He named the supposed single land mass on Earth “Pangaea”, meaning All-earth. “Scientists still do not appear to understand sufficiently that all earth sciences must contribute evidence toward unveiling the state of our planet in earlier times, and that the truth of the matter can only be reached by combing all this evidence (Wegener, 1915)”. Continental drift was a theory that became the precursor to plate tectonics. Wegener held a Ph.D. in astronomy; he worked as a professor of meteorology. He had always been interested in geophysics, developing fields of meteorology, and climatology.
the beginning when did we start studying chemistry? the first study of chemistry goes back to the days of alchemy. Alchemy is an ancient and philosophical study of chemistry, the subject ranged from ancient Egypt to Islamic empires. Alchemists were the first researchers to discover elements, however today their work has been put down as wrong and meaningless. It is an ingrained in our minds that alchemists believed that lead could be turned into gold and that earth was composed of only four elements, air, water, earth and fire.
At the time, discovery was looked at with skepticism as people had become accustomed to the bible being the only source of information about the world. For example, Newton’s discovery of the laws of gravity demonstrated that there were natural, unchangeable and yet predictable laws that governed the universe (Newton 2). In turn, Enlightenment thinkers believed that if natural laws did exist, and humans could discover these laws, then they could design the ideal society to live in. Rousseau is a great example of a philosopher who looked at the social issues that were brought about by the new mindset of the Scientific Revolution. He was obsessed with making social reforms as people had begun to view themselves differently since they were no longer deigned to be the center of the universe.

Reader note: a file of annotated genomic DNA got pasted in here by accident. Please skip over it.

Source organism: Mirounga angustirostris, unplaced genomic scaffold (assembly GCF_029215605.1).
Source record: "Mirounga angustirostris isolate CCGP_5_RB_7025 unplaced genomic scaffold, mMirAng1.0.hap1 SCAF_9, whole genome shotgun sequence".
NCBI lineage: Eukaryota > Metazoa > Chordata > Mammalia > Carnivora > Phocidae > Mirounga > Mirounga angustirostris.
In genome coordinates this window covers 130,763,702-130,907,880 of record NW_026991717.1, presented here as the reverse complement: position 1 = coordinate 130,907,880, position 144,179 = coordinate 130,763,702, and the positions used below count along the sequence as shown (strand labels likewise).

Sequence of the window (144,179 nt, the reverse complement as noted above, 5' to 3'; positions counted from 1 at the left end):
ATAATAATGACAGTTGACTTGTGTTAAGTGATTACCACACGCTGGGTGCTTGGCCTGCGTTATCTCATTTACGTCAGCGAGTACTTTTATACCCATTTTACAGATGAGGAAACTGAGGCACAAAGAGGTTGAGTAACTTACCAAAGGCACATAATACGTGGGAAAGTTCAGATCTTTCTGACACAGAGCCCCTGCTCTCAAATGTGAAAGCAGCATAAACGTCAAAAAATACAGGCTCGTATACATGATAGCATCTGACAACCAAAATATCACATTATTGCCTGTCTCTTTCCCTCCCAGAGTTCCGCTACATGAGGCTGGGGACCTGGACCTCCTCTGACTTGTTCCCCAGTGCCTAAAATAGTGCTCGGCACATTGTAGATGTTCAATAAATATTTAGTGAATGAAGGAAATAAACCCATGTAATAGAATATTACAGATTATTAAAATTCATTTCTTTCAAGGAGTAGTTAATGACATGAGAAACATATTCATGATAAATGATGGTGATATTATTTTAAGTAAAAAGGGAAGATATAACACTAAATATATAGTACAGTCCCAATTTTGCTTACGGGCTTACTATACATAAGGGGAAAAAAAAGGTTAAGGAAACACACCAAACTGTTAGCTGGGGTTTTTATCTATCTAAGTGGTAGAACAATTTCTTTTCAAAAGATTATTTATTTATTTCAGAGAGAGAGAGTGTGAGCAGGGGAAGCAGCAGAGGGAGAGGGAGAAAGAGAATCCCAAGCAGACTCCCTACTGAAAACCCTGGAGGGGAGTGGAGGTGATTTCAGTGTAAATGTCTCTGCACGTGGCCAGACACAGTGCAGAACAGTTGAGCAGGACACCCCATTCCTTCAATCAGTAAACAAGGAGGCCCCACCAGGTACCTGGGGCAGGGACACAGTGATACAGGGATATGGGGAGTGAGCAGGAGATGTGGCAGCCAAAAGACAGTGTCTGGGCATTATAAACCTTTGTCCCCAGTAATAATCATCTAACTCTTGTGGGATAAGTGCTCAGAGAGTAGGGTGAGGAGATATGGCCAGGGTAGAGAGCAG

Institute in 1863. He became professor of general chemistry at the University of Saint Petersburg in 1866. Mendeleev was a renowned teacher, and, because no good textbook in chemistry was available, he wrote the two-volume Principles of Chemistry which became a classic. During the writing of his book, Mendeleev tried to organize the elements according to their chemical properties and atomic mass. In 1869 he published his first of what became known as the periodic table, a table created to arrange the elements by their atomic number.
In 1650, Pascal suddenly decided to avidly study religion, but returned to his previous lifestyle three years later, conducting experiments on the pressure exerted by gases and liquids, inventing the arithmetical triangle, and created the calculus of probabilities together with Fermat. In 1654, Pascal abandoned the world after an accident and moved to Port Royal, where he lived until his death in 1662. 2. Who discovered Pascal’s Triangle? Pascal’s Triangle has been seen as early as 1261 in Chinese texts, attributing the triangle to a man that lived in the eleventh century named Jia Xian. 3.